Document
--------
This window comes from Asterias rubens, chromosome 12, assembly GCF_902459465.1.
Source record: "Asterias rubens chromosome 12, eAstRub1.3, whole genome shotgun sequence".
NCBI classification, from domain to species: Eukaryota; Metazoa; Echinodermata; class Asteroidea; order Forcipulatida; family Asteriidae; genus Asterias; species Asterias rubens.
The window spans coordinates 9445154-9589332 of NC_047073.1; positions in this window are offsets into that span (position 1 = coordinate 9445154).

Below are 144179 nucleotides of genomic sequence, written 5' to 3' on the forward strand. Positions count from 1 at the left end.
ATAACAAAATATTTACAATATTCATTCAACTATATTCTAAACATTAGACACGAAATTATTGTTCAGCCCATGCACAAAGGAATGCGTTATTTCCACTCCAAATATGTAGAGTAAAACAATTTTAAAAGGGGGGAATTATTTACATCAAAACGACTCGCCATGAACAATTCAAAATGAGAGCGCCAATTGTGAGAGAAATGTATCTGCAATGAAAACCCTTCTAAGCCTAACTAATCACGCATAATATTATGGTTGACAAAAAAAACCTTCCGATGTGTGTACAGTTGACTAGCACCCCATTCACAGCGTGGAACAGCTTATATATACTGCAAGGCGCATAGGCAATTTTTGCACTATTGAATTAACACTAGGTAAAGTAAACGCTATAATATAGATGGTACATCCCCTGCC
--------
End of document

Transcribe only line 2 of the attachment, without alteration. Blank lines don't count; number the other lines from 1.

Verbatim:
Source record: "Asterias rubens chromosome 12, eAstRub1.3, whole genome shotgun sequence".